Talk:Ceorana Department of State Human Development Index

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This talk page should probably just contain comments about the article, not about the actual formula, which should be discused in this thread. Thanks. → Ceo \ squawk 13:22, 6 February 2006 (GMT)

There is an error in the life expectancy index calculation - having a low life expectancy produces a lower (ie, better) score. Also, the article doesn't say whether the average of the three indices is taken to be the CHDI. In case my edits are controversial, I will put it here first. I suggest that the life expectancy index calculation look like this:

(85 - 25)/(life expectancy-25)

I'm playing around with the rest of the formulae... but I suspect that they might all need to be inverted too... --Pantocratoria 13:31, 30 January 2006 (GMT)

The next problem that I note with the life expectancy calculation is that it penalises a good GDP index and education index (both of which will be below 0). I suggest that the first multiplication be turned into a division. I'm not in any position to comment as to the accuracy of the number it produces, but I will say that it seems to make more sense than the previous way, because a good education or good GDP index now increase life expectancy, as opposed to decrease it.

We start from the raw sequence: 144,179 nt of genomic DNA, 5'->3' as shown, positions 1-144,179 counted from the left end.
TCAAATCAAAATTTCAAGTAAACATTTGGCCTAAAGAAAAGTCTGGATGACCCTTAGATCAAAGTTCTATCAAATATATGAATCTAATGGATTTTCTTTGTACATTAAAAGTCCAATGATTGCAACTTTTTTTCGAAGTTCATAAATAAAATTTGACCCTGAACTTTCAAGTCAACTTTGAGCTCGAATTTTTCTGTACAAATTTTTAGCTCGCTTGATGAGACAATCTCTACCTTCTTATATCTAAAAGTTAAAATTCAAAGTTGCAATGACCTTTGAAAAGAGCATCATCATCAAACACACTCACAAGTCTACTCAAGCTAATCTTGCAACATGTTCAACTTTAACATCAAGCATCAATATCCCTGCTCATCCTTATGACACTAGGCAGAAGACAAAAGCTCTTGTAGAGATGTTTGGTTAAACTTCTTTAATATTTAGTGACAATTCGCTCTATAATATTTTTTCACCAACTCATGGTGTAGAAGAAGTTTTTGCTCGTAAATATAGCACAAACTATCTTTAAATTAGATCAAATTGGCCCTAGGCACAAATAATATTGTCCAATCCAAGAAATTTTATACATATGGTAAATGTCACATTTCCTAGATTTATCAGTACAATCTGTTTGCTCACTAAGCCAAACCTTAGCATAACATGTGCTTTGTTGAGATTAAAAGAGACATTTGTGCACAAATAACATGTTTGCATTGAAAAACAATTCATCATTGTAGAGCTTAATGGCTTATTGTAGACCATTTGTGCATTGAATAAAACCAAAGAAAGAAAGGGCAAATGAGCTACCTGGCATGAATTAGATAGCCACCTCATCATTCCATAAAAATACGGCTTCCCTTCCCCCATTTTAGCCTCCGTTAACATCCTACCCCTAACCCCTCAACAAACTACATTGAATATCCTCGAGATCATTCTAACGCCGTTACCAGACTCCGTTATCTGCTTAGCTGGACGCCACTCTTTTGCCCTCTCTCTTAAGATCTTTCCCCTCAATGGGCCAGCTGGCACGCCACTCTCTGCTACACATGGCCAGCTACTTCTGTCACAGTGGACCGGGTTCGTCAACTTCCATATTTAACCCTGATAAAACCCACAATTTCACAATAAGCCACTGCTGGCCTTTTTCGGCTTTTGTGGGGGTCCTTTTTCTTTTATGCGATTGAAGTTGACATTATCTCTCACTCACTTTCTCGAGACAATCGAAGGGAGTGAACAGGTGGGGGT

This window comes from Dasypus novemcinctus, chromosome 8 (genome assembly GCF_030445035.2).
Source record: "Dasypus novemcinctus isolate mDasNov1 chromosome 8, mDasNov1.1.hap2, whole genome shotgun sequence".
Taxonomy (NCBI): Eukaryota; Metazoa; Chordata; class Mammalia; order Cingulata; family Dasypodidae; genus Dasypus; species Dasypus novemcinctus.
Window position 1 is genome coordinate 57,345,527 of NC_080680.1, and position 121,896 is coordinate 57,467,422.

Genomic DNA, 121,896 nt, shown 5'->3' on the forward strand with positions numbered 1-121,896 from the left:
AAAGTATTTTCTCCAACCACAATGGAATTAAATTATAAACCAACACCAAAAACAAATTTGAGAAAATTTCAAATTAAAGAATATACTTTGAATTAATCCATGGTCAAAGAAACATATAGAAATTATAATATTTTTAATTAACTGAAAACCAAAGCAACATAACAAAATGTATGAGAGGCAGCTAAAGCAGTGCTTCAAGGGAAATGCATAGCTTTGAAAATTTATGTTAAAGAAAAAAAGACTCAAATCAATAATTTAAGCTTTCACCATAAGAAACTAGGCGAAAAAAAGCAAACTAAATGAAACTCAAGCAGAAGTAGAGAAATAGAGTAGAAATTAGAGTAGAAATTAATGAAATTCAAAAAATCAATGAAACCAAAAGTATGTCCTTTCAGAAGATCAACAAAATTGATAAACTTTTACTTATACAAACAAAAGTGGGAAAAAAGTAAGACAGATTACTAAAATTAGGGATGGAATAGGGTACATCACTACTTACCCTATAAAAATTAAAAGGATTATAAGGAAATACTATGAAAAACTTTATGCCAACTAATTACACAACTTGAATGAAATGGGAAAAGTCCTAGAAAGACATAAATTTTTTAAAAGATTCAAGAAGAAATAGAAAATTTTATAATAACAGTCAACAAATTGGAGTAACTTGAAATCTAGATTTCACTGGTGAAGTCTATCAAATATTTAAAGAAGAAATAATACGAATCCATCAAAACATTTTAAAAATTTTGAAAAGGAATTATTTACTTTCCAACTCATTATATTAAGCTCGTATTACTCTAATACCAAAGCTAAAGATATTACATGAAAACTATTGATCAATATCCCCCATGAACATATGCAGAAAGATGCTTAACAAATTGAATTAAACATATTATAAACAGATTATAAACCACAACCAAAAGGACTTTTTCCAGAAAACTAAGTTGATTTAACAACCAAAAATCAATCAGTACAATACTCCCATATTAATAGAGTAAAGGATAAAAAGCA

The GDP index also seems to be a backwards division, as does the education index... so that makes all the indices. Note that I still don't really know about the numbers, I am just trying to get it so that it works in the proper way - doing it up in a spreadsheet and putting a few countries side by side exposes that numbers which individually seem reasonable don't work in a comparative system.

Sorry to bitch so much, it's a very helpful article, I'm just playing around with it now with the aim of making a calculator... --Pantocratoria 13:46, 30 January 2006 (GMT)

Sorry to be unclear, I'll adjust the article, but in this index, as in the real HDI, a higher score is better, not a lower one. So your suggestions are valid, except that they'll yield a number on a different scale. → Ceo \ squawk 13:53, 30 January 2006 (GMT)
Uhhh... :) I'm an idiot. For some reason I thought it worked the other way around... *adjusts his spreadsheet back to the original formulae* Hmm... yes, now that I have it the right way around, your formulae are much more satisfactory than my adjustments! Pardon my misunderstanding. I've uploaded an Excel spreadsheet with the formulae, and examples calculated using numbers from NSeconomy. I will however suggest that the GDP per capita should have a slightly higher impact on life expectancy, as well as some sort of impact on the education index calculation, which is at this moment entirely based on publicly funded education only. I suspect that such adjustments would mean that in the examples in my spreadsheet, Knootoss and Pacitalia in particular would perform a good deal better - right now their scores are fairly mediocre. Anyway, the spreadsheet is here. --Pantocratoria 14:13, 30 January 2006 (GMT)